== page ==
Since first entering the video game business in 1974 and striking it big with Donkey Kong in 1981, Nintendo has — to put it simply — released a lot of video games, and not all of them make it to all regions. Some titles, even perceived big ones, may never leave the North American or PAL regions, though by far the most common instance is that of games which never leave Japan at all. That includes a number of titles for an add-on that could be fittingly described as something of a “sequel machine,” the Satellaview which utilized the expansion port of the Super Famicom.

Among the types of data which could be transferred via satellite to users were “SoundLink” games which had to be played at certain times for limited one-hour duration in order to accommodate the broadcast of voice actors to narrate or otherwise further enhance the gameplay experience. The first of these was BS Zelda no Densetsu, or BS (Broadcast Satellite) The Legend of Zelda, which began in August 1995.

Following the release of the 16-bit enhanced remakes of the 8-bit Super Mario Bros. titles in 1993’s Super Mario All-Stars, fans began to wonder when (or if) they would ever see an equivalent for Link’s two Nintendo Entertainment System adventures. From a graphical and audio standpoint, that’s what BS The Legend of Zelda provided, though the gameplay was tweaked somewhat to accommodate the SoundLink format. Furthermore, a different story featuring the player as the protagonist (by way of a choice between the Satellaview service’s boy and girl avatars) and slightly different map helps to establish the title as something of a sequel or side-story in the overall Zelda lore.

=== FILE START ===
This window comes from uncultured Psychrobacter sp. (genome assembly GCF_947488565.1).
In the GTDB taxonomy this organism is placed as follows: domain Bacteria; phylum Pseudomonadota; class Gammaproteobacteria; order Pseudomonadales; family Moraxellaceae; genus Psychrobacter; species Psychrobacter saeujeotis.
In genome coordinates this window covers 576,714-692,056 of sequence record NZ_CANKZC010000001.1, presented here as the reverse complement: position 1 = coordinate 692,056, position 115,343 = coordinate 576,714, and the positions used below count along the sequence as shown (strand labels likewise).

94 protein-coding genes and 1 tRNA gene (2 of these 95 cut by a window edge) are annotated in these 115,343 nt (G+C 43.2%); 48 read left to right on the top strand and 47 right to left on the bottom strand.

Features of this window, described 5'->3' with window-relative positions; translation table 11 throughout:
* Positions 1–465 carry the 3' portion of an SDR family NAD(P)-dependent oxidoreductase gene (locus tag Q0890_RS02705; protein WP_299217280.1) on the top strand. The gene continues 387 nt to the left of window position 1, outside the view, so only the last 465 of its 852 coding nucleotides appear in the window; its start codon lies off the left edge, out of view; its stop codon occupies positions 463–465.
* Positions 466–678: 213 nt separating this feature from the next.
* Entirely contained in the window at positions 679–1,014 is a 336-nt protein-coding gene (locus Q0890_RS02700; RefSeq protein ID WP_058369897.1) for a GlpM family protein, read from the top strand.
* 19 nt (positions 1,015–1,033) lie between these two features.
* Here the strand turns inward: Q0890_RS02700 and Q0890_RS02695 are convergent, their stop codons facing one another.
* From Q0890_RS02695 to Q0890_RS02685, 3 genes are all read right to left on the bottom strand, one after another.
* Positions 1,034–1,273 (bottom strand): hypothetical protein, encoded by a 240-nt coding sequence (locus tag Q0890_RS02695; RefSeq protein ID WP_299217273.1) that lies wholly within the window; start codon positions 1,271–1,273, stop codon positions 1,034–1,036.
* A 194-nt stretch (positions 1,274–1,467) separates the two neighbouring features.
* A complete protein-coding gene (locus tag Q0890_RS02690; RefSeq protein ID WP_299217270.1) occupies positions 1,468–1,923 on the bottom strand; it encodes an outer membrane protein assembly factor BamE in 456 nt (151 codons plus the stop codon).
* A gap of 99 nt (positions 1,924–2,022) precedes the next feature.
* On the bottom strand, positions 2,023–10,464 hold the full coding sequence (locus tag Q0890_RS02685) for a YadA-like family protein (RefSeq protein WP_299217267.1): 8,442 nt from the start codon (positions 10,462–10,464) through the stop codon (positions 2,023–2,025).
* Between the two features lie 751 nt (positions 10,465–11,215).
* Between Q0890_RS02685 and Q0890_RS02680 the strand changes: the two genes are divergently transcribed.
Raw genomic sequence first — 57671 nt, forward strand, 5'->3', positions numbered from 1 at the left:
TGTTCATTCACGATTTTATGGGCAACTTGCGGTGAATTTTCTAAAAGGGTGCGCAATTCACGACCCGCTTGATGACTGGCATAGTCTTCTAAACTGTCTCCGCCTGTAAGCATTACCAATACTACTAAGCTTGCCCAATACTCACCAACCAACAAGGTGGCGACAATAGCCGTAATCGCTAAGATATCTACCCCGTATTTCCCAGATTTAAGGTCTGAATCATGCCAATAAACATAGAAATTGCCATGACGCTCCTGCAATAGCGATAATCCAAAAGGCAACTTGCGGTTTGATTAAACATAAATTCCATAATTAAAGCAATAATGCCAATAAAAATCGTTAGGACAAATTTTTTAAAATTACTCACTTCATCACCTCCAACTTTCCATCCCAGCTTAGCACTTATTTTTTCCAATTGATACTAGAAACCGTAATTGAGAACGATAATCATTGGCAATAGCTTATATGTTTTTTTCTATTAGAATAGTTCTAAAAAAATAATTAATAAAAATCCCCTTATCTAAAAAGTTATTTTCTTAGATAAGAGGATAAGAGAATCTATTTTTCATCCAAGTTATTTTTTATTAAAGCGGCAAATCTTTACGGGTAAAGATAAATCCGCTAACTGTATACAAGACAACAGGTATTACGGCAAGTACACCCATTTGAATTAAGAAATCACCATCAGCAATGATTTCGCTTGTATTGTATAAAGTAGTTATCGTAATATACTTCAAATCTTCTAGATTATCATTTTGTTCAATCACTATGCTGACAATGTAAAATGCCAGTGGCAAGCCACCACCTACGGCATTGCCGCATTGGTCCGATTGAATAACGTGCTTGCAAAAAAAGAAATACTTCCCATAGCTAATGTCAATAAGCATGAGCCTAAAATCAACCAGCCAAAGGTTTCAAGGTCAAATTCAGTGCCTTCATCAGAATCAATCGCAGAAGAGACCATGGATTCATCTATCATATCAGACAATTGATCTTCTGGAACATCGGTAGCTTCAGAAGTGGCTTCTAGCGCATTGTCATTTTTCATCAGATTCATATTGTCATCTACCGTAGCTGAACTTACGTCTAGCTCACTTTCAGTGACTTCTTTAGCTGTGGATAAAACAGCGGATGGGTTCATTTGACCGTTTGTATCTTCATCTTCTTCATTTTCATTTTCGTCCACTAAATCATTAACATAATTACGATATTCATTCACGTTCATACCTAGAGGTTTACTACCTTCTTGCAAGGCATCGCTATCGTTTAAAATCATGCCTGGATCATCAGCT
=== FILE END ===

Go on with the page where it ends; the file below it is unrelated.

Unfortunately, Nintendo has never seen fit to do much of anything with BS The Legend of Zelda past its initial release, a few rebroadcasts aside — no Virtual Console, no “Zelda All-Stars,” or anything of the sort. Fortunately for the sake of preservation (as well as curious players), much of the data from the Satellaview’s 8M Memory Packs has been preserved and modified to not only play the game at all, but even allow players to use Link in what is labeled as a “Third Quest” of the NES original.

David Oxford David Oxford (44 Posts)

Lover of fine foods and felines, as well as comics, toys, and... oh yeah, video games. David Oxford has written about the latter for years, including for Nintendo Power, Nintendo Force, Mega Visions, and he even wrote the book on Mega Man!